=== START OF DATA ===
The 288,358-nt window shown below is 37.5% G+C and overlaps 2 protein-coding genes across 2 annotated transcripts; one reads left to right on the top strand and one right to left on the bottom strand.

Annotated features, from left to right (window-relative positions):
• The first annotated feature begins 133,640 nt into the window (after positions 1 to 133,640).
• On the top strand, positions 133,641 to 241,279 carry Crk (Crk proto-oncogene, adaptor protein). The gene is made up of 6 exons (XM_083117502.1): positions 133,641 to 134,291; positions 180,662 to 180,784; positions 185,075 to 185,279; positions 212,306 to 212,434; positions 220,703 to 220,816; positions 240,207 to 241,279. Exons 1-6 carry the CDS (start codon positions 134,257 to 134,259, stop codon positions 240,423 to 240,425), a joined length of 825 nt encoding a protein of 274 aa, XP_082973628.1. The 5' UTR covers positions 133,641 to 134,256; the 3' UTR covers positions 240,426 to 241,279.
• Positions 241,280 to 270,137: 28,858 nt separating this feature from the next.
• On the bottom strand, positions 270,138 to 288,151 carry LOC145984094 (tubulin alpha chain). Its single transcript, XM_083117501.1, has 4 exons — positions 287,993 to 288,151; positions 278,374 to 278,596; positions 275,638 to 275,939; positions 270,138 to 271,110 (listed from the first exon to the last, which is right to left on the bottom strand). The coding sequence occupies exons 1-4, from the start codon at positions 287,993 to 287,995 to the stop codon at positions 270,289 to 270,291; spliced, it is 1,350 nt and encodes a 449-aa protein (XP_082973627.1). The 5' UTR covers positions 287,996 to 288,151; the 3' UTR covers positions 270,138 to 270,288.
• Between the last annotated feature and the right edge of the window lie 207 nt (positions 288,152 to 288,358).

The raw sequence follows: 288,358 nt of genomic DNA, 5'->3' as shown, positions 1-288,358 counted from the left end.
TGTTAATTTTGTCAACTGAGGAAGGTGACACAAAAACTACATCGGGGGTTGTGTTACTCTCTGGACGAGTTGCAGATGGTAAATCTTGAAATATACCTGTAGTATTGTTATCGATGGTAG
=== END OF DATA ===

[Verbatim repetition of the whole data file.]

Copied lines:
The 288,358-nt window shown below is 37.5% G+C and overlaps 2 protein-coding genes across 2 annotated transcripts; one reads left to right on the top strand and one right to left on the bottom strand.

Annotated features, from left to right (window-relative positions):
• The first annotated feature begins 133,640 nt into the window (after positions 1 to 133,640).
• On the top strand, positions 133,641 to 241,279 carry Crk (Crk proto-oncogene, adaptor protein). The gene is made up of 6 exons (XM_083117502.1): positions 133,641 to 134,291; positions 180,662 to 180,784; positions 185,075 to 185,279; positions 212,306 to 212,434; positions 220,703 to 220,816; positions 240,207 to 241,279. Exons 1-6 carry the CDS (start codon positions 134,257 to 134,259, stop codon positions 240,423 to 240,425), a joined length of 825 nt encoding a protein of 274 aa, XP_082973628.1. The 5' UTR covers positions 133,641 to 134,256; the 3' UTR covers positions 240,426 to 241,279.
• Positions 241,280 to 270,137: 28,858 nt separating this feature from the next.
• On the bottom strand, positions 270,138 to 288,151 carry LOC145984094 (tubulin alpha chain). Its single transcript, XM_083117501.1, has 4 exons — positions 287,993 to 288,151; positions 278,374 to 278,596; positions 275,638 to 275,939; positions 270,138 to 271,110 (listed from the first exon to the last, which is right to left on the bottom strand). The coding sequence occupies exons 1-4, from the start codon at positions 287,993 to 287,995 to the stop codon at positions 270,289 to 270,291; spliced, it is 1,350 nt and encodes a 449-aa protein (XP_082973627.1). The 5' UTR covers positions 287,996 to 288,151; the 3' UTR covers positions 270,138 to 270,288.
• Between the last annotated feature and the right edge of the window lie 207 nt (positions 288,152 to 288,358).

The raw sequence follows: 288,358 nt of genomic DNA, 5'->3' as shown, positions 1-288,358 counted from the left end.
TGTTAATTTTGTCAACTGAGGAAGGTGACACAAAAACTACATCGGGGGTTGTGTTACTCTCTGGACGAGTTGCAGATGGTAAATCTTGAAATATACCTGTAGTATTGTTATCGATGGTAG